I received this guest blog by Hanna Lindstrom and I think it’s a good starting point for debate. What do you think?
According to Internet World Stats, the number of worldwide Internet users increased by 528.1 percent from 2000 to 2011, and this is something that has caught the attention of both businesses and those wanting a career as a school administrator. The Internet currently constitutes the fastest-growing marketplace in the world. Bearing this in mind, it would seem logical that educational institutions would try to prepare students for Internet-related jobs, giving them the tools they need to be competitive in this ever-growing sector. However, in many ways, educational institutions are not adequately preparing students. In fact, those students who end up becoming Web entrepreneurs tend to do so by taking control of their own education rather than by relying on the establishment. It is the responsibility of educational leadership to adapt methods, materials, and systems of education to help create more Web entrepreneurs and Web-friendly professionals.
One way in which educational institutions can help prepare their students a future full of Internet technology is by teaching them coding. Professionals who are skilled in coding languages such as Java, HTML, Python, and Perl are in high demand in many companies. Students who learn these languages can compete for many of the market’s highest paying jobs. Critics argue that technological developments occur so quickly that any language a student may learn would only become obsolete in a few years. Even if this is true, the studies still prepare students by teaching them the basic concepts behind coding and giving them experience. Also, many coding languages do not go away — they simply get updated. HTML, for example, has been around in some form since 1991. While it keeps undergoing revisions and improvements, the basic concepts remain constant.
Another very important skill that schools can teach their students is search engine optimization, or SEO. SEO is important because it is the way by which search engines such as Google and Bing decide which pages come up as the top results. Properly optimized pages appear at the beginning of keyed search results. Highly-placed positions are comparable to valuable real estate in traditional commerce. Those who understand SEO know how to get their Web pages — and those of their clients — noticed by Web surfers, and this valuable skill can result in many business and job opportunities. Internet marketing is a fast-growing field.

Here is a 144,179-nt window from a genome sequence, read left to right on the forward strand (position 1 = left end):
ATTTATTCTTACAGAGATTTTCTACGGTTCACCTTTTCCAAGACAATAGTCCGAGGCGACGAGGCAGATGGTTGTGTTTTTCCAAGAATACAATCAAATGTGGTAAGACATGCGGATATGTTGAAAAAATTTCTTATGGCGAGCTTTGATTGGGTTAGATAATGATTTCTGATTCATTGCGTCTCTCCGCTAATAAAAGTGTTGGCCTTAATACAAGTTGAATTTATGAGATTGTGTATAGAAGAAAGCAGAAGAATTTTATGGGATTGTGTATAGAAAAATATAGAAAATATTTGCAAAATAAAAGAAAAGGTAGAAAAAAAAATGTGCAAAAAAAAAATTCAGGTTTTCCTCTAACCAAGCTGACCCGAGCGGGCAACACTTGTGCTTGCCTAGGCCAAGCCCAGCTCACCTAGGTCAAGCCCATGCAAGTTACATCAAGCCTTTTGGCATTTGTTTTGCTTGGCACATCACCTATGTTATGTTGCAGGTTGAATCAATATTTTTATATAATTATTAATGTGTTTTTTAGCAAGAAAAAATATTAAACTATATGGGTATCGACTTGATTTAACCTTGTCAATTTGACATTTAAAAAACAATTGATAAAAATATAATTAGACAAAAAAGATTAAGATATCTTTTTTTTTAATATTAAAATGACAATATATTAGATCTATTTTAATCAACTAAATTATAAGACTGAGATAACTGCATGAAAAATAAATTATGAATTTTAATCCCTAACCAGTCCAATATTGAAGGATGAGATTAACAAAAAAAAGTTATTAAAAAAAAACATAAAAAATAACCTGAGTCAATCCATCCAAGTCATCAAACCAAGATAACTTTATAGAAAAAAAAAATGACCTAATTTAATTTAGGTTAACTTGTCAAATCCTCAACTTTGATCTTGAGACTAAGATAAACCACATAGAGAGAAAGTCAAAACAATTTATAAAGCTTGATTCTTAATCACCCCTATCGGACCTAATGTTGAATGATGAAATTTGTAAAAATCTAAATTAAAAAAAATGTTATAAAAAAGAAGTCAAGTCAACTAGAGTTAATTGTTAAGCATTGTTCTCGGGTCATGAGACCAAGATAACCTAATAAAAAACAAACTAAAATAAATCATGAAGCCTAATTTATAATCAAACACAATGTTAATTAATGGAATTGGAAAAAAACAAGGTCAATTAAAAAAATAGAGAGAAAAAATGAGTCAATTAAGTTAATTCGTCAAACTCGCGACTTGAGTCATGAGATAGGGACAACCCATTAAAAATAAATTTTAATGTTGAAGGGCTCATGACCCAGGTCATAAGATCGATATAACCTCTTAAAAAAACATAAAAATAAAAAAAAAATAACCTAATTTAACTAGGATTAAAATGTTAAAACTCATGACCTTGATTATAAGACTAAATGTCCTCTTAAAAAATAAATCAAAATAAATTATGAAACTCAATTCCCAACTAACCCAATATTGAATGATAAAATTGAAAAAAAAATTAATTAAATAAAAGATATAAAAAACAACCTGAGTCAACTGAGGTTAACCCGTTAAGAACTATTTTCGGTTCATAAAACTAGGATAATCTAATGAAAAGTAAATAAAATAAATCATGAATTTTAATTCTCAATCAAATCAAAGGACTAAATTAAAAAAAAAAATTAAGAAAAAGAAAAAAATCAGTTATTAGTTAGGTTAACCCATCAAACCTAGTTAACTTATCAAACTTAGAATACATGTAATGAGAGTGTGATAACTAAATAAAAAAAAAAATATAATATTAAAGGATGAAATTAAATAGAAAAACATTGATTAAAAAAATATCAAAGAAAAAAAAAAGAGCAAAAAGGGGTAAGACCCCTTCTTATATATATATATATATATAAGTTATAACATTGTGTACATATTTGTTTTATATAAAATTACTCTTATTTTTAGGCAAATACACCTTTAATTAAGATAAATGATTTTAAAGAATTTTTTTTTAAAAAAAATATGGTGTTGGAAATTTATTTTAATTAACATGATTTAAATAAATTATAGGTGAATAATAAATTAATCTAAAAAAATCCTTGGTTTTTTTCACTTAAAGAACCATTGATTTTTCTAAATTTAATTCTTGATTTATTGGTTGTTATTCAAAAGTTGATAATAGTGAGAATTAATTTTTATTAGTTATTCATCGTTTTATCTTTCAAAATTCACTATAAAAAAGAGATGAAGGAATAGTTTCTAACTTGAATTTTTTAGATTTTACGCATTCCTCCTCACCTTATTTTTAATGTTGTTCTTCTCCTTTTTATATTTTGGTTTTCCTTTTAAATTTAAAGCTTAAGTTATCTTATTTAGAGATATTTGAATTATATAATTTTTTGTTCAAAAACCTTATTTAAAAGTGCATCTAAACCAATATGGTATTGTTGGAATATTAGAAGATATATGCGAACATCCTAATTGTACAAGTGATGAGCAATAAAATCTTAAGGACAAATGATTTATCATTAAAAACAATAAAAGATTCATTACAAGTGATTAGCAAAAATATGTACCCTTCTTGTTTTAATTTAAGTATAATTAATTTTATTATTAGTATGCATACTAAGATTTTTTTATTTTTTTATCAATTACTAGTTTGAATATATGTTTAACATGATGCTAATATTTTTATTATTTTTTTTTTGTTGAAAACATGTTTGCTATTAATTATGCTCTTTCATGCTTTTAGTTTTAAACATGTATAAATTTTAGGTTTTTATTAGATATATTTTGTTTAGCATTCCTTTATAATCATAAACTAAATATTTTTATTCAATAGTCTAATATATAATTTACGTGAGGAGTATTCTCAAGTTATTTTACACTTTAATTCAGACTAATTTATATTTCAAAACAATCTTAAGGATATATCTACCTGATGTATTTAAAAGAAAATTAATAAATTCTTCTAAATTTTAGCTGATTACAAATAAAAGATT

Social media marketing is also a growing field. With the advent of social media services such as Facebook, Twitter, Google+, YouTube, Foursquare, and Pinterest, companies are faced with the prospect of being able to find and engage consumers and clients in new and highly effective ways. However, most educational institutions lack social media-intensive courses. Those who know how to take advantage of these venues often find themselves with a market edge. Creating corporate Facebook pages, posting relevant YouTube videos, and reaching out to potential customers through engaging Twitter feeds can open up entirely new channels of communication, and can drum up business in very efficient ways.
The principal purpose of educational institutions is to prepare students for the professional world by giving them marketable skills. For this reason, it is the responsibility of educational institutions everywhere — secondary and postsecondary alike — to do more to prepare students to compete in the Internet marketplace. Even when students’ primary skills are more traditional things such as writing or visual design, by learning Internet-specific skills, they can become more competitive in the very space where all of the action is occurring. Looking forward, most jobs will have some sort of Internet component even if they are far outside the realms of web design and marketing. Schools must take note if our students are to be equipped for life in a truly global landscape.